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    These last 2 pics are taken using one of my Bachmann Mk1 coaches which have a separate roof rather than the "Birdcage" set which has roof/sides/ends as a single unit. Reason for this is that it's clearer photographically with just a roof section, though the setup is exactly the same for both types. I use SMD LED strips with a thin aluminium backing for my coach lighting, more compact than standard LED's soldered to a Veroboard strip, but no reason why either can't be used, it's just personal choice. I glue the LED strip in place, then solder the reed switch into the +ve line, supergluing it to the coach roof to ensure it stays put, connect the supply wires from the PCB, keeping them as short as is reasonably practicable (you don't really want to be able to see the wiring through the coach windows unless absolutely unavoidable).

    IMG_1358.JPG
     
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  17. Keith M

    Keith M Staff Member Moderator

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    The previous pic shows the reed switch itself in position, tiny magnet heat shrink sleeved to the side of the switch itself. They aren't cheap at £3 each, and I doubt I'll retro-fit all my coaching stock of about 40 at this price, but as with most things, "Yer pays yer money and takes yer choice!" If I do eventually manage to find a cheaper supply of these switches, then I may reconsider, and of course, it's useful to be able to switch off coach lighting as it all adds up to extra electrical load on your DCC track supply. At this point in reassembly, it's best to get out your operating magnet, drop the coach onto powered track and check lighting and switch operation before refitting the roof. Here's what mine looks like before roof refitting.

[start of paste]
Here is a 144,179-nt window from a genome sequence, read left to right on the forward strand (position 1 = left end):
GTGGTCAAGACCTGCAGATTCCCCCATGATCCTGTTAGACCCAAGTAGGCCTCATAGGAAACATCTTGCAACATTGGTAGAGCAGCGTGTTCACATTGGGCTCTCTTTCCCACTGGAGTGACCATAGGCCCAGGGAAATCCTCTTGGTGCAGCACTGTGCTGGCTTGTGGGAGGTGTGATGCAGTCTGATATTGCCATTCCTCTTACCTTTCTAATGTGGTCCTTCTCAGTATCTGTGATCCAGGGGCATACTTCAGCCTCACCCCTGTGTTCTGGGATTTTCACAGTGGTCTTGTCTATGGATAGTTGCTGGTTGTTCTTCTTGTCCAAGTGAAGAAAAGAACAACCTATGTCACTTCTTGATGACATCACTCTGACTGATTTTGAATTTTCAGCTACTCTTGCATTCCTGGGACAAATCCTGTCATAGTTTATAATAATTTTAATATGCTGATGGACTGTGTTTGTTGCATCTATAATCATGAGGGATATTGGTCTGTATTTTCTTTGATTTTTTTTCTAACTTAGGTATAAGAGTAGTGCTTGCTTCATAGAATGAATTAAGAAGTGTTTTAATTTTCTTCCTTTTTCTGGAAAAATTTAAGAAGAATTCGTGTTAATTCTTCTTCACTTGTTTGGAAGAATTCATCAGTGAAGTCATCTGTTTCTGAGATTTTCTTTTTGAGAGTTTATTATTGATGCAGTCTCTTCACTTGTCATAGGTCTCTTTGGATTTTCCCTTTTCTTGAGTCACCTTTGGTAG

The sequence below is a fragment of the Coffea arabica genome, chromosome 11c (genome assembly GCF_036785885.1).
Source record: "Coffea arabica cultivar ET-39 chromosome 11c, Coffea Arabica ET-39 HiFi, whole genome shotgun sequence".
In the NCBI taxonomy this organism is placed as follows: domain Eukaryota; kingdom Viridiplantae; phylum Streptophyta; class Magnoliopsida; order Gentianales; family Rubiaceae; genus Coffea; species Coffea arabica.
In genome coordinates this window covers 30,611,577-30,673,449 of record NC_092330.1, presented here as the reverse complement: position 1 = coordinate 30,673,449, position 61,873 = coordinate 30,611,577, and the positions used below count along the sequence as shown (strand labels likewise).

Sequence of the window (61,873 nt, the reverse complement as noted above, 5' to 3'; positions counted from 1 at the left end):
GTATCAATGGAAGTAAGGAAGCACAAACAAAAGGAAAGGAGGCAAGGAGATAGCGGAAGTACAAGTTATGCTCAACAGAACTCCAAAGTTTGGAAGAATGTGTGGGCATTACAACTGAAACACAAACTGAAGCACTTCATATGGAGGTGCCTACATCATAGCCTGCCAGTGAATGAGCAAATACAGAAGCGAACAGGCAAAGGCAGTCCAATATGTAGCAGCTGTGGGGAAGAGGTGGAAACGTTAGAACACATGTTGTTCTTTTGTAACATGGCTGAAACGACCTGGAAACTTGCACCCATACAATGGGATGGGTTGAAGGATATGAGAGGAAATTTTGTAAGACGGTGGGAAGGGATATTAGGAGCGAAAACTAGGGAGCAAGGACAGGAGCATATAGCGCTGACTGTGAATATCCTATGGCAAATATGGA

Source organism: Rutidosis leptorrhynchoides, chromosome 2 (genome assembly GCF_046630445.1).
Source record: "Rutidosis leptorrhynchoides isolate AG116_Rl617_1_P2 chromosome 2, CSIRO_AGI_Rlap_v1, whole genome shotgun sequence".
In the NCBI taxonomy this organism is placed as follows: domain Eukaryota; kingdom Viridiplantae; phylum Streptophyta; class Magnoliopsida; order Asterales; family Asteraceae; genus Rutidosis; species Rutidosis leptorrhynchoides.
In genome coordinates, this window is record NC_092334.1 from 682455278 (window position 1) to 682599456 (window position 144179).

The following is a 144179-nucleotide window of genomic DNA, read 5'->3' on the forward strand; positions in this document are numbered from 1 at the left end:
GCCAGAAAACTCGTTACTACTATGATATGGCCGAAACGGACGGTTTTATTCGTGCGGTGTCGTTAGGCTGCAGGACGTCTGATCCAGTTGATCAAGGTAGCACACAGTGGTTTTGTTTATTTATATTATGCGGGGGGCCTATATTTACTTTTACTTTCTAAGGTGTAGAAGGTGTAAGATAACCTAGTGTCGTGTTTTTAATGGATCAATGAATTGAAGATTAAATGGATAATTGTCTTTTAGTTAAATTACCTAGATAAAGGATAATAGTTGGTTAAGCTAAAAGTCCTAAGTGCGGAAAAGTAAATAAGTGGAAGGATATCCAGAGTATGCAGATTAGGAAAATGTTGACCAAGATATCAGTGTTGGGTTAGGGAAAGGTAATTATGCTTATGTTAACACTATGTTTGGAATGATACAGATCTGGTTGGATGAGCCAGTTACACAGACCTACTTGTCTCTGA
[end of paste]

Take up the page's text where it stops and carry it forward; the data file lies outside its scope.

IMG_1357.JPG
     
  18. Keith M

    Keith M Staff Member Moderator

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    So that about wraps it up, 10 coaches down, 30 to go (if I bother with all of them!). An easy job to fit, inexpensive, unless you're tempted to go for the ESU coach lighting kits which are priced at about £18 a coach........think how many coaches you could DIY fit out yourself for that kind of money!!! As they say in Yorkshire, "Ow much???":giggle:
    (With apologies to our Yorkshire members!)
    Keith.
     
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  19. York Paul

    York Paul Staff Member Moderator

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    WHAT HOW MUCH !!!:avatar:
     
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  20. Keith M

    Keith M Staff Member Moderator

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    "Tightwad Alert!!!"
    Yes, I'm STILL trying to find a cheap/easy way of being able to switch coach lighting on/off as needed on a DCC layout like mine, so ever alert to a simple and cheap way to do this, rooting about on that well-known auction site, I came across these rather small "Mini-torch push button On/Off switches" at the princely sum of £2.40 for 10 (and that includes postage!!!). The brain cells came up with the idea of gluing one into the coach end so that the 'button' part just fits through a hole drilled through the coaches moulded end 'corridor connection'. I use home-made bellows type connectors, fitted only at one end of each coach and glued to the corridor bellows frame which most coaches already have so my thinking is to fit a switch into the coach end which doesn't have a bellows attached, the switch itself then being covered (but not operated by) the bellows on the adjoining coach. I appreciate that this would mean uncoupling a coach to switch on or off as needed, but that's surely better than the alternative (which some coaches come already fitted with) a switch on the underside, but a lot better than having to take each coach off the track to do the switching operation. The switches are so shallow that the button would be too deeply set into a coach end to be operated by the pressure of the bellows onto the button. Here's the switch I'm referring to.

    IMG_1365.JPG